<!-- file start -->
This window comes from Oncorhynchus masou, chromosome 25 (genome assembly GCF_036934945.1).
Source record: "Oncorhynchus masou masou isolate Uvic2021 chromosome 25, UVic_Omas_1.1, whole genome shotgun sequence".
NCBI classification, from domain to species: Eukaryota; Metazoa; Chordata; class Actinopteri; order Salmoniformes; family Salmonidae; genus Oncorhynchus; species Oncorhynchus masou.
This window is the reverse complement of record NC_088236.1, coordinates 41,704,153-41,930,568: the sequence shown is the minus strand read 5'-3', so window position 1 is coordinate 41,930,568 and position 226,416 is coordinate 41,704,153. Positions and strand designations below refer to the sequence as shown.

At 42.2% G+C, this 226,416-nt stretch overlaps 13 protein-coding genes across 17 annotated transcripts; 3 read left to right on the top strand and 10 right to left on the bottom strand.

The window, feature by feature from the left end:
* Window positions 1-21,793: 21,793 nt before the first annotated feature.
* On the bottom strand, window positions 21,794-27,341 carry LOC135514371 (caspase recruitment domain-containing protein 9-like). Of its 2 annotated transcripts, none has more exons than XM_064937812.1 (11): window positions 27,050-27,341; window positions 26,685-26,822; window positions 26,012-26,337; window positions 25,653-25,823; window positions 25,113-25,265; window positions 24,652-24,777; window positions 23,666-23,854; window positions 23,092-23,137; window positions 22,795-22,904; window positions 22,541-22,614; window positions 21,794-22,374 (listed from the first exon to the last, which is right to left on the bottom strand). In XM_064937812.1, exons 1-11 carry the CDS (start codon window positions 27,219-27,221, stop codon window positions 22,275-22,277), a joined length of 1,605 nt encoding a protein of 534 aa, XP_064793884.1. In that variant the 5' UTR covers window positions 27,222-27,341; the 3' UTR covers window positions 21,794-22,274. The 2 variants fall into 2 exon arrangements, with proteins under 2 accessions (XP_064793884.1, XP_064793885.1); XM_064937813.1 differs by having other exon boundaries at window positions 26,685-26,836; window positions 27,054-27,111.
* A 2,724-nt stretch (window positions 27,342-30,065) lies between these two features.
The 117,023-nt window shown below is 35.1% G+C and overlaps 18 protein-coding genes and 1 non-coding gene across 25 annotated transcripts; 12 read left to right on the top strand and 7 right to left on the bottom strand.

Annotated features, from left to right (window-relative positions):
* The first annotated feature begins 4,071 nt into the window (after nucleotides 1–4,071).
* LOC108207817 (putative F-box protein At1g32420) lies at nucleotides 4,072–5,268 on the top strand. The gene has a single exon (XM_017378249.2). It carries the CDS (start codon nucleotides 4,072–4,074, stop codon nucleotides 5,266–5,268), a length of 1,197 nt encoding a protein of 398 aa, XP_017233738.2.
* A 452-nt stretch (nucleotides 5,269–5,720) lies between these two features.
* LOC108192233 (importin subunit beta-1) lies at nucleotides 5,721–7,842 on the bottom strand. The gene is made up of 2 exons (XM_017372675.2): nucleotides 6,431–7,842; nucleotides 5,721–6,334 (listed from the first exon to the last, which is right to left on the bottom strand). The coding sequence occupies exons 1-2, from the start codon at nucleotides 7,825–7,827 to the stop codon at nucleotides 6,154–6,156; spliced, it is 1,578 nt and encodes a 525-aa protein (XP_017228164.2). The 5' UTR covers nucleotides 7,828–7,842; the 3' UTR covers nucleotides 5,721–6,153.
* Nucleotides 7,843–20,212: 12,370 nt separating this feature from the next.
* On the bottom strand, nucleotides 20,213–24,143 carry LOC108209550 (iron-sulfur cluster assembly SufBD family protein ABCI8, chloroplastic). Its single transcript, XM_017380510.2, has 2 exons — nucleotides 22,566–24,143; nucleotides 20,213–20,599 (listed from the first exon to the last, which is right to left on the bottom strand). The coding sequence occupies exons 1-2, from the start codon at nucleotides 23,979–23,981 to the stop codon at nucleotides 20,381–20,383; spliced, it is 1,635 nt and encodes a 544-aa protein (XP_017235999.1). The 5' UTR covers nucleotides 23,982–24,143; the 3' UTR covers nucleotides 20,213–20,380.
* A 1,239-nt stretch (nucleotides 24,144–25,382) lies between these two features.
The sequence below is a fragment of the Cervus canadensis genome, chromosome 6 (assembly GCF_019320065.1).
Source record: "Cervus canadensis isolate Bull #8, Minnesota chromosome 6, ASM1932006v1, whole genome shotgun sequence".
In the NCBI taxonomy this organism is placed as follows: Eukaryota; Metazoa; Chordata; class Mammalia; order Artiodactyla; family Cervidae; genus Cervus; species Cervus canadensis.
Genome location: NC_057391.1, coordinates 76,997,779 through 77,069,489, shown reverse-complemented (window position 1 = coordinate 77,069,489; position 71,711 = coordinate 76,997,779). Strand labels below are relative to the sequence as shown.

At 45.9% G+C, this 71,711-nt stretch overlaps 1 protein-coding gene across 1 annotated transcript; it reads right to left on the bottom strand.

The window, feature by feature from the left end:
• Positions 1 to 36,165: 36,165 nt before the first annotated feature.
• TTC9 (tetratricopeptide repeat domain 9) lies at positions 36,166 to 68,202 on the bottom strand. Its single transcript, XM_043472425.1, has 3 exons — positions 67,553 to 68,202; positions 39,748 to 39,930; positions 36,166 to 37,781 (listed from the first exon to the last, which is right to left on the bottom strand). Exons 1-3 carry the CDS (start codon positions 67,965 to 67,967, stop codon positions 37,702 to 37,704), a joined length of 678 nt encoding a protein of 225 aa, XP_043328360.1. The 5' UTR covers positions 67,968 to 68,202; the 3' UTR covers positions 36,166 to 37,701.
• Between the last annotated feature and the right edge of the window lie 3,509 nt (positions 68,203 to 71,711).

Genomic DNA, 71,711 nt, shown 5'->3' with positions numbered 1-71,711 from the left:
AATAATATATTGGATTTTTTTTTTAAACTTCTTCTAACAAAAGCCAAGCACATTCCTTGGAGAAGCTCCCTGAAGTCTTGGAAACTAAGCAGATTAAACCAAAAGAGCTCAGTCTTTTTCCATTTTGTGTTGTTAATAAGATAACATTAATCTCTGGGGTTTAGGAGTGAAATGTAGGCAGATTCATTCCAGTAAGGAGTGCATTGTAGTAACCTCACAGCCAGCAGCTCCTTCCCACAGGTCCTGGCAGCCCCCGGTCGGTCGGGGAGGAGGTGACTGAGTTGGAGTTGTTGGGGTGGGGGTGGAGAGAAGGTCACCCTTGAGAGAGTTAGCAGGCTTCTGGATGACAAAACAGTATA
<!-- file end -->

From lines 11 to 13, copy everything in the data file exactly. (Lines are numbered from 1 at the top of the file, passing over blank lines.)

Annotated features, from left to right (window-relative positions):
* The first annotated feature begins 4,071 nt into the window (after nucleotides 1–4,071).
* LOC108207817 (putative F-box protein At1g32420) lies at nucleotides 4,072–5,268 on the top strand. The gene has a single exon (XM_017378249.2). It carries the CDS (start codon nucleotides 4,072–4,074, stop codon nucleotides 5,266–5,268), a length of 1,197 nt encoding a protein of 398 aa, XP_017233738.2.